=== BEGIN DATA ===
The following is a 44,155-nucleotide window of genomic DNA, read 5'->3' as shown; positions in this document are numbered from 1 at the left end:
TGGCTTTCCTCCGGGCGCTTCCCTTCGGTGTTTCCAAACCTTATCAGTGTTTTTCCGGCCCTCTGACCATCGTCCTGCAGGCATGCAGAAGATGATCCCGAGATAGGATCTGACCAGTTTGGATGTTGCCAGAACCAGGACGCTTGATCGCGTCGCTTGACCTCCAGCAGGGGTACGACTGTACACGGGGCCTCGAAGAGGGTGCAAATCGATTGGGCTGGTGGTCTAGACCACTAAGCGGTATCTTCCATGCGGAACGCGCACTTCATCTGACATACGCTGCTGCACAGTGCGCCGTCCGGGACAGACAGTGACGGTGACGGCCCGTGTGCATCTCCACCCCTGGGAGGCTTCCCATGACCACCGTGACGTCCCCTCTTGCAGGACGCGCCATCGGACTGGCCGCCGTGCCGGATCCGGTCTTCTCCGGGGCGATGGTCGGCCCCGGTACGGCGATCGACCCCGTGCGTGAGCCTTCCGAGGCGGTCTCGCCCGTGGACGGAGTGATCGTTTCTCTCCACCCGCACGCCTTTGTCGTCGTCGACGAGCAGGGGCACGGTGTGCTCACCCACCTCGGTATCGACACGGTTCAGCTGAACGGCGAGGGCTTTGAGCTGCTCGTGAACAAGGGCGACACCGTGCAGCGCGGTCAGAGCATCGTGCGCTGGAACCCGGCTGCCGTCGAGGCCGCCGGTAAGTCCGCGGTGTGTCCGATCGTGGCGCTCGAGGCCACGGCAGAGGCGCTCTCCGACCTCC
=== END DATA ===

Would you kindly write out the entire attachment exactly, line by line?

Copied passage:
The following is a 44,155-nucleotide window of genomic DNA, read 5'->3' as shown; positions in this document are numbered from 1 at the left end:
TGGCTTTCCTCCGGGCGCTTCCCTTCGGTGTTTCCAAACCTTATCAGTGTTTTTCCGGCCCTCTGACCATCGTCCTGCAGGCATGCAGAAGATGATCCCGAGATAGGATCTGACCAGTTTGGATGTTGCCAGAACCAGGACGCTTGATCGCGTCGCTTGACCTCCAGCAGGGGTACGACTGTACACGGGGCCTCGAAGAGGGTGCAAATCGATTGGGCTGGTGGTCTAGACCACTAAGCGGTATCTTCCATGCGGAACGCGCACTTCATCTGACATACGCTGCTGCACAGTGCGCCGTCCGGGACAGACAGTGACGGTGACGGCCCGTGTGCATCTCCACCCCTGGGAGGCTTCCCATGACCACCGTGACGTCCCCTCTTGCAGGACGCGCCATCGGACTGGCCGCCGTGCCGGATCCGGTCTTCTCCGGGGCGATGGTCGGCCCCGGTACGGCGATCGACCCCGTGCGTGAGCCTTCCGAGGCGGTCTCGCCCGTGGACGGAGTGATCGTTTCTCTCCACCCGCACGCCTTTGTCGTCGTCGACGAGCAGGGGCACGGTGTGCTCACCCACCTCGGTATCGACACGGTTCAGCTGAACGGCGAGGGCTTTGAGCTGCTCGTGAACAAGGGCGACACCGTGCAGCGCGGTCAGAGCATCGTGCGCTGGAACCCGGCTGCCGTCGAGGCCGCCGGTAAGTCCGCGGTGTGTCCGATCGTGGCGCTCGAGGCCACGGCAGAGGCGCTCTCCGACCTCC